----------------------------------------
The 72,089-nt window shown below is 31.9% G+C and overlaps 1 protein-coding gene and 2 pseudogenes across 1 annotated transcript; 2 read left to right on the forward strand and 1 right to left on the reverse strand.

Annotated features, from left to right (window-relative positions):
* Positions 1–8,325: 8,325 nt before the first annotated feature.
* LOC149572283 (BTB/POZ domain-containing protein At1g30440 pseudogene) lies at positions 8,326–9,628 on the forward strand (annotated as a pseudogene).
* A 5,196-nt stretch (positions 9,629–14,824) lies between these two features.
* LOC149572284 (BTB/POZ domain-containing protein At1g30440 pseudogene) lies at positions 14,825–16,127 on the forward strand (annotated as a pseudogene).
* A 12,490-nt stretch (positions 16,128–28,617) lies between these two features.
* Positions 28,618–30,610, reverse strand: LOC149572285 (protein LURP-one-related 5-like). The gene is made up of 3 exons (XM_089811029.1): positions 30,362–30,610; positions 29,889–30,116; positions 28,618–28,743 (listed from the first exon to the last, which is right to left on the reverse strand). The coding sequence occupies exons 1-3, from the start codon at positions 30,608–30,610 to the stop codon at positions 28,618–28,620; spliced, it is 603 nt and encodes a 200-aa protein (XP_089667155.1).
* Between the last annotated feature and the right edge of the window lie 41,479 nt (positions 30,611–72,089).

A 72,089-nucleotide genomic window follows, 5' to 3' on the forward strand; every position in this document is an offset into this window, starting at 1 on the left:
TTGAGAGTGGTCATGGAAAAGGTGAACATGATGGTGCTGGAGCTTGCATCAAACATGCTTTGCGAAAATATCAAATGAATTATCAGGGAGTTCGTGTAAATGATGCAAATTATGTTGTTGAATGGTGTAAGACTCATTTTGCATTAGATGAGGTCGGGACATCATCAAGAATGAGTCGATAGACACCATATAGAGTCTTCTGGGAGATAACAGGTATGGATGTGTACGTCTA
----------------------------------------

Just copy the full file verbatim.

The 72,089-nt window shown below is 31.9% G+C and overlaps 1 protein-coding gene and 2 pseudogenes across 1 annotated transcript; 2 read left to right on the forward strand and 1 right to left on the reverse strand.

Annotated features, from left to right (window-relative positions):
* Positions 1–8,325: 8,325 nt before the first annotated feature.
* LOC149572283 (BTB/POZ domain-containing protein At1g30440 pseudogene) lies at positions 8,326–9,628 on the forward strand (annotated as a pseudogene).
* A 5,196-nt stretch (positions 9,629–14,824) lies between these two features.
* LOC149572284 (BTB/POZ domain-containing protein At1g30440 pseudogene) lies at positions 14,825–16,127 on the forward strand (annotated as a pseudogene).
* A 12,490-nt stretch (positions 16,128–28,617) lies between these two features.
* Positions 28,618–30,610, reverse strand: LOC149572285 (protein LURP-one-related 5-like). The gene is made up of 3 exons (XM_089811029.1): positions 30,362–30,610; positions 29,889–30,116; positions 28,618–28,743 (listed from the first exon to the last, which is right to left on the reverse strand). The coding sequence occupies exons 1-3, from the start codon at positions 30,608–30,610 to the stop codon at positions 28,618–28,620; spliced, it is 603 nt and encodes a 200-aa protein (XP_089667155.1).
* Between the last annotated feature and the right edge of the window lie 41,479 nt (positions 30,611–72,089).

A 72,089-nucleotide genomic window follows, 5' to 3' on the forward strand; every position in this document is an offset into this window, starting at 1 on the left:
TTGAGAGTGGTCATGGAAAAGGTGAACATGATGGTGCTGGAGCTTGCATCAAACATGCTTTGCGAAAATATCAAATGAATTATCAGGGAGTTCGTGTAAATGATGCAAATTATGTTGTTGAATGGTGTAAGACTCATTTTGCATTAGATGAGGTCGGGACATCATCAAGAATGAGTCGATAGACACCATATAGAGTCTTCTGGGAGATAACAGGTATGGATGTGTACGTCTA